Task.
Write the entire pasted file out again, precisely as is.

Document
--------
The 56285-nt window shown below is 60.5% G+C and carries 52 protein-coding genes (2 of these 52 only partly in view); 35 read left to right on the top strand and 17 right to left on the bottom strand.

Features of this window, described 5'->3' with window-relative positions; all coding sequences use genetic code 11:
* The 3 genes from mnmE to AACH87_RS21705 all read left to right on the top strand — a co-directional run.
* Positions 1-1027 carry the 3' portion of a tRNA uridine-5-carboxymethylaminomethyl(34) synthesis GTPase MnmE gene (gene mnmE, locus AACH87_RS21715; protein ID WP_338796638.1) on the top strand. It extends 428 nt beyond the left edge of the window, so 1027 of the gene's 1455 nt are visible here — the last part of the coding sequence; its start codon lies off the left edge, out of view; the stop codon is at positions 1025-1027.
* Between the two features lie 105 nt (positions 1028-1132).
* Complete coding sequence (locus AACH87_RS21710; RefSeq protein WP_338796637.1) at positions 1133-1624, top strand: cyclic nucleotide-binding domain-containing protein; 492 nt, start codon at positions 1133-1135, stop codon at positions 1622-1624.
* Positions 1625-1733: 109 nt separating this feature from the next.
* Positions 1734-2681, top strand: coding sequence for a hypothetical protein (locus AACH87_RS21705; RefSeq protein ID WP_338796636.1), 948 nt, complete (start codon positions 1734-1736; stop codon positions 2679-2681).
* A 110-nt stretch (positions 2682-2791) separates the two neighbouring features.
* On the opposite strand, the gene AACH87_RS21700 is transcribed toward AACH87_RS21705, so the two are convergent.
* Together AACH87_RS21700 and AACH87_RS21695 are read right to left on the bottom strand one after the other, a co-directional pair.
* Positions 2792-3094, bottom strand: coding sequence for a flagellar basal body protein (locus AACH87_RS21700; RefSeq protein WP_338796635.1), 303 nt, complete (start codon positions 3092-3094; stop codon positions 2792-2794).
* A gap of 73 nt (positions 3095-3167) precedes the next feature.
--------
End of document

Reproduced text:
The 56285-nt window shown below is 60.5% G+C and carries 52 protein-coding genes (2 of these 52 only partly in view); 35 read left to right on the top strand and 17 right to left on the bottom strand.

Features of this window, described 5'->3' with window-relative positions; all coding sequences use genetic code 11:
* The 3 genes from mnmE to AACH87_RS21705 all read left to right on the top strand — a co-directional run.
* Positions 1-1027 carry the 3' portion of a tRNA uridine-5-carboxymethylaminomethyl(34) synthesis GTPase MnmE gene (gene mnmE, locus AACH87_RS21715; protein ID WP_338796638.1) on the top strand. It extends 428 nt beyond the left edge of the window, so 1027 of the gene's 1455 nt are visible here — the last part of the coding sequence; its start codon lies off the left edge, out of view; the stop codon is at positions 1025-1027.
* Between the two features lie 105 nt (positions 1028-1132).
* Complete coding sequence (locus AACH87_RS21710; RefSeq protein WP_338796637.1) at positions 1133-1624, top strand: cyclic nucleotide-binding domain-containing protein; 492 nt, start codon at positions 1133-1135, stop codon at positions 1622-1624.
* Positions 1625-1733: 109 nt separating this feature from the next.
* Positions 1734-2681, top strand: coding sequence for a hypothetical protein (locus AACH87_RS21705; RefSeq protein ID WP_338796636.1), 948 nt, complete (start codon positions 1734-1736; stop codon positions 2679-2681).
* A 110-nt stretch (positions 2682-2791) separates the two neighbouring features.
* On the opposite strand, the gene AACH87_RS21700 is transcribed toward AACH87_RS21705, so the two are convergent.
* Together AACH87_RS21700 and AACH87_RS21695 are read right to left on the bottom strand one after the other, a co-directional pair.
* Positions 2792-3094, bottom strand: coding sequence for a flagellar basal body protein (locus AACH87_RS21700; RefSeq protein WP_338796635.1), 303 nt, complete (start codon positions 3092-3094; stop codon positions 2792-2794).
* A gap of 73 nt (positions 3095-3167) precedes the next feature.